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Meet NYC Fancy Food Fellow Finalist: Spoonable

 |  NYCEDC

attitude caramel

It's caramel with attitude. 

Otherwise known as Spoonable, Brooklyn's saucy caramel.

Spoonable Founder Michelle Lewis derives her 'saucy' inspiration from a multitude of cultural influences, stemming from her French-Moroccan heritage and life overseas. Her line of confectionery caramel sauces include zesty flavors like ‘Spicy Chili Caramel’ and ‘Brooklyn Butterscotch.’  

Based in Bedford-Stuyvesant, Spoonable's story starts with a cheesecake. Leftover caramel sauce turned into a regular gift to friends, which, after many iterations of ingredient-adjusting and taste-testing, ultimately became Brooklyn's Saucy Caramel. It's proof that the entrepreneurial spirit can strike at any time.

As one of seven finalists in our Taste of NYC: Fancy Food Fellowship, sponsored by NYCEDC and the Specialty Food Association, Spoonable now has a chance to share its special sauce at this year’s Summer Fancy Food Show, where over 22,000 buyers from more than 100 countries will converge to view top-of-the-line specialty food products.

We spoke to Michelle about what gives her that special sauce.

What prompted you to start the business?

A friend’s 50th birthday! My friend is not a good baker so I stepped up to make a cheesecake, which I topped with a salty caramel sauce. The sauce was the hit!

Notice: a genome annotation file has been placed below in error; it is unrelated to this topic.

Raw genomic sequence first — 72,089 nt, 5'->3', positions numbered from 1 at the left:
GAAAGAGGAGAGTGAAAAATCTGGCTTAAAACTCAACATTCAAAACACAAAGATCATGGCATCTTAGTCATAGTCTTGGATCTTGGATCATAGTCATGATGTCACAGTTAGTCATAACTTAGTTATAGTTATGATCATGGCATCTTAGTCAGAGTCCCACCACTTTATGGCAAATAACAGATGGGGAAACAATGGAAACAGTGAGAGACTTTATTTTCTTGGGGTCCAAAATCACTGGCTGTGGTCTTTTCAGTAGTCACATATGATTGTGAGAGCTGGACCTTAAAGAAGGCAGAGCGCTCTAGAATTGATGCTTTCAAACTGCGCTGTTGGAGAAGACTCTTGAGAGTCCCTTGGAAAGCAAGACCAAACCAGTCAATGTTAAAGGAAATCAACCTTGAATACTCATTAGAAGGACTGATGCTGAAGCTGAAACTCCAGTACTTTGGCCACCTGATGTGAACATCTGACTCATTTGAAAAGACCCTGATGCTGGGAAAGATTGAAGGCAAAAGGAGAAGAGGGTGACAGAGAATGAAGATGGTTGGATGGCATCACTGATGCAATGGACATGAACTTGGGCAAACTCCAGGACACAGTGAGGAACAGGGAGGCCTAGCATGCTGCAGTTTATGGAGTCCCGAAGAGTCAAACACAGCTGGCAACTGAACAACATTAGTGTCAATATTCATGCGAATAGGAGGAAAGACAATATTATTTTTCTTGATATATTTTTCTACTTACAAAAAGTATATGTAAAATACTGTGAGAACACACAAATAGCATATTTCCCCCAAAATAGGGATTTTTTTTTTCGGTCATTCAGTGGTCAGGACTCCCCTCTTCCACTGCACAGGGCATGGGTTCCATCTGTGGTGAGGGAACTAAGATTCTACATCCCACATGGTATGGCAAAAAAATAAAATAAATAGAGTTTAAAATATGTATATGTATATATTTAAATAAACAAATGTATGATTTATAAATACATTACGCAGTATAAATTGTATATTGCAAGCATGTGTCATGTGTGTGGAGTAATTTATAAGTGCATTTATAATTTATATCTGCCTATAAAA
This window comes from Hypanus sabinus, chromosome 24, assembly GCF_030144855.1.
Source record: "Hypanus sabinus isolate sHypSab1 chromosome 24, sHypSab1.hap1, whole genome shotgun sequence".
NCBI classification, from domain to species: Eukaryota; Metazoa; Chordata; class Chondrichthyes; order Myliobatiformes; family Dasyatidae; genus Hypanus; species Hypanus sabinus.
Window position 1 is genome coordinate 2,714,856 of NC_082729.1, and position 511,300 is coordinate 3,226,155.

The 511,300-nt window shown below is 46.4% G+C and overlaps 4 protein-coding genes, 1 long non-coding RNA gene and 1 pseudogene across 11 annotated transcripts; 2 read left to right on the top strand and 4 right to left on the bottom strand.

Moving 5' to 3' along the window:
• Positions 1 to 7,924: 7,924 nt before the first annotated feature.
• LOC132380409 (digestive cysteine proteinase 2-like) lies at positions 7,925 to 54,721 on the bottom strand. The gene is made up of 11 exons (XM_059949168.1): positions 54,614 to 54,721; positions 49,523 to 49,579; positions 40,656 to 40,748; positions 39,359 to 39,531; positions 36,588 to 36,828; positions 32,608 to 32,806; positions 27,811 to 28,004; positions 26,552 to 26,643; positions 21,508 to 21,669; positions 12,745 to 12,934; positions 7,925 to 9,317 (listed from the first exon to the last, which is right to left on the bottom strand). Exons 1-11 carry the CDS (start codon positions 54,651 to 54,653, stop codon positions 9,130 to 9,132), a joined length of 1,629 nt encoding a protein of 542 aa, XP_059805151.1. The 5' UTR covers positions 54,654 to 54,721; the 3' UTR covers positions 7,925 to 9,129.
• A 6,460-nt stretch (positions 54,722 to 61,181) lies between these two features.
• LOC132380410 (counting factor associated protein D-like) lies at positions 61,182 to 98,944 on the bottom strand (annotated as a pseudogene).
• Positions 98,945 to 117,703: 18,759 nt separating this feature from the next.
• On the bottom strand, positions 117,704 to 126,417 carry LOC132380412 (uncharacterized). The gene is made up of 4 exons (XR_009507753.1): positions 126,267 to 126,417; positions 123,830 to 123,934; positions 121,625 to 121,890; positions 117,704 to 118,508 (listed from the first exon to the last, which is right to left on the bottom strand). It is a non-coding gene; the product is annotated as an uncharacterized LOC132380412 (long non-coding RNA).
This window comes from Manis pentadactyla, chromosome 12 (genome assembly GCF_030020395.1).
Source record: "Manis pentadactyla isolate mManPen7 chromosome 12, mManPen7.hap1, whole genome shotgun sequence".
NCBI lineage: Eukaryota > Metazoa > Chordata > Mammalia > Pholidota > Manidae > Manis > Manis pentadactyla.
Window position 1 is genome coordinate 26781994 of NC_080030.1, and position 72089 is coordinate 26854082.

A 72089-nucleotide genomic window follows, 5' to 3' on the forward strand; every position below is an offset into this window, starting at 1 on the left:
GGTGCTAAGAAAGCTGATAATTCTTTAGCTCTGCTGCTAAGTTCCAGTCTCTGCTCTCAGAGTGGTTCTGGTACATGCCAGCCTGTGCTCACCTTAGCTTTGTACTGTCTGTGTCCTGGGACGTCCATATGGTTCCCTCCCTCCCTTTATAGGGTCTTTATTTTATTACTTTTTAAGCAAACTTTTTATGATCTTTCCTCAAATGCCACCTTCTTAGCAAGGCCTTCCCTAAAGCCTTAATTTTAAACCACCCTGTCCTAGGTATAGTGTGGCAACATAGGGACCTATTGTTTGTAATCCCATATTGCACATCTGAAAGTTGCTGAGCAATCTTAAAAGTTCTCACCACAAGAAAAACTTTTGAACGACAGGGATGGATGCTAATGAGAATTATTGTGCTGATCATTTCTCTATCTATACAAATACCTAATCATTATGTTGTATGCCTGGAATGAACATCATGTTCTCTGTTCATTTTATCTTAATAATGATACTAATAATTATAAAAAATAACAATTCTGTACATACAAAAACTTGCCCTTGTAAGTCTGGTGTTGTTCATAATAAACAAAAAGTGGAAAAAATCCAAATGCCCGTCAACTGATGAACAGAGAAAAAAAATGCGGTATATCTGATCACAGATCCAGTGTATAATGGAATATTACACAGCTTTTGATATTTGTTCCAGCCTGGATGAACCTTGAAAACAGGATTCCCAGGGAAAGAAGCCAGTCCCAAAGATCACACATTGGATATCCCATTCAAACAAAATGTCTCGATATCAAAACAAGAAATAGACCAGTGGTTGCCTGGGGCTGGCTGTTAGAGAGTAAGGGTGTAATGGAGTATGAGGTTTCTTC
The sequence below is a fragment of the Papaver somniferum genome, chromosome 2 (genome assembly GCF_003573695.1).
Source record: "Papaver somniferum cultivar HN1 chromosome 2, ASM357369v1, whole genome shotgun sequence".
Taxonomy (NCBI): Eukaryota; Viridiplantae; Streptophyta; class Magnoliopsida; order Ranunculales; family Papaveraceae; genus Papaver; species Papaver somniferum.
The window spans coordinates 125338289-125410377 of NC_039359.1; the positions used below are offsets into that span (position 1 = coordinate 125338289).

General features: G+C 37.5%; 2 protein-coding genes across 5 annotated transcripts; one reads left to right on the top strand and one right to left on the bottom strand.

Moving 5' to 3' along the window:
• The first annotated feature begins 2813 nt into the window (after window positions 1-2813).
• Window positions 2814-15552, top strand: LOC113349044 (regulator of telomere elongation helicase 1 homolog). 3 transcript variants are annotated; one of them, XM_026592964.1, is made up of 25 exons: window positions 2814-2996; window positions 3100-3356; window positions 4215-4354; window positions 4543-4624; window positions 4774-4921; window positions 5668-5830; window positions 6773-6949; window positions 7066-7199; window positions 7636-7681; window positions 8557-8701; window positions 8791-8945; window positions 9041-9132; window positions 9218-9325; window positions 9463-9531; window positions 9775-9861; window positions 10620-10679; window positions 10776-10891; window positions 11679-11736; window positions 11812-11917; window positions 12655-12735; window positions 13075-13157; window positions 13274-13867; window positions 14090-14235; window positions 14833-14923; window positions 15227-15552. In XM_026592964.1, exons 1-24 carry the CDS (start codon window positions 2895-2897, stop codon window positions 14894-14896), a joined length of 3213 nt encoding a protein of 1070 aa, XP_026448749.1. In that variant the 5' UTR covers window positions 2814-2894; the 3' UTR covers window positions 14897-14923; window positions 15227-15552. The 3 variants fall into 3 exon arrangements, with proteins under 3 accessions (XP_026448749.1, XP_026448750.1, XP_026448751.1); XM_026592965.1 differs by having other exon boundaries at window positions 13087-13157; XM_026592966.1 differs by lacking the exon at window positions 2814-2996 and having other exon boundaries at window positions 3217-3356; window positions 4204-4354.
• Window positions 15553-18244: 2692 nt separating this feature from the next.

butterscotch ice cream

Did you have any culinary or business experience to help you get started?

My Mom is French—born and raised in Morocco—so food was always super important in my life. Every day we would sit down to a delicious meal and the talk would be about what tomorrow’s dinner would be.

Ingredients were simple and interesting. We ate based on what was available that season. I try and bring that ethic into my work with Spoonable. 

What are some of the major obstacles you face in your day-to-day operations?

I started this business in my late 40s, without a partner, so not only is it tough financially—it is difficult physically! I have to pick up 50-pound bags of sugar and 36-pound boxes of butter. I manage, but it's not so easy at 51!

Thankfully, over the last three years I have developed some physical and mental muscle.

working in kitchen

What role does your local community play?

Our local community is incredibly important. There is such a rich network of entrepreneurs in Brooklyn, and I am happy to be a part of it all.

Brooklyn brands have quite a lot of power in the marketplace. So, I mentor new businesses that are trying to get established in the NYC area, including businesses from Spoonable employees. Our entire staff is local. And we work with organizations like the International Rescue Committee to help refugees find work in the NYC food industry.

We supply many local retailers and receive a ton of support from local organizations too. We often donate our products to support their events, as well. Last summer we signed a five-year lease at the Pfizer Building, so we are definitely committed to Brooklyn.

Any fun facts?

My first business was making dog food. Dog snacks followed—which I still make and sell—so Mr. Smith, Jules, Remy, Maggie, Oola, Eddie, GB, and Winslow are some of the early investors helping to fund Spoonable!


Put Spoonable to the test! Try these recipes using Brooklyn's saucy caramel that are Spoonable-approved.

About the Fancy Food Fellow Series: Each week, we’re featuring immigrant entrepreneurs with a passion for bringing their unique flavor to NYC’s melting pot. Come back next week for another food profile from this year’s Fancy Food Fellow Finalists. You can find all profiles here.

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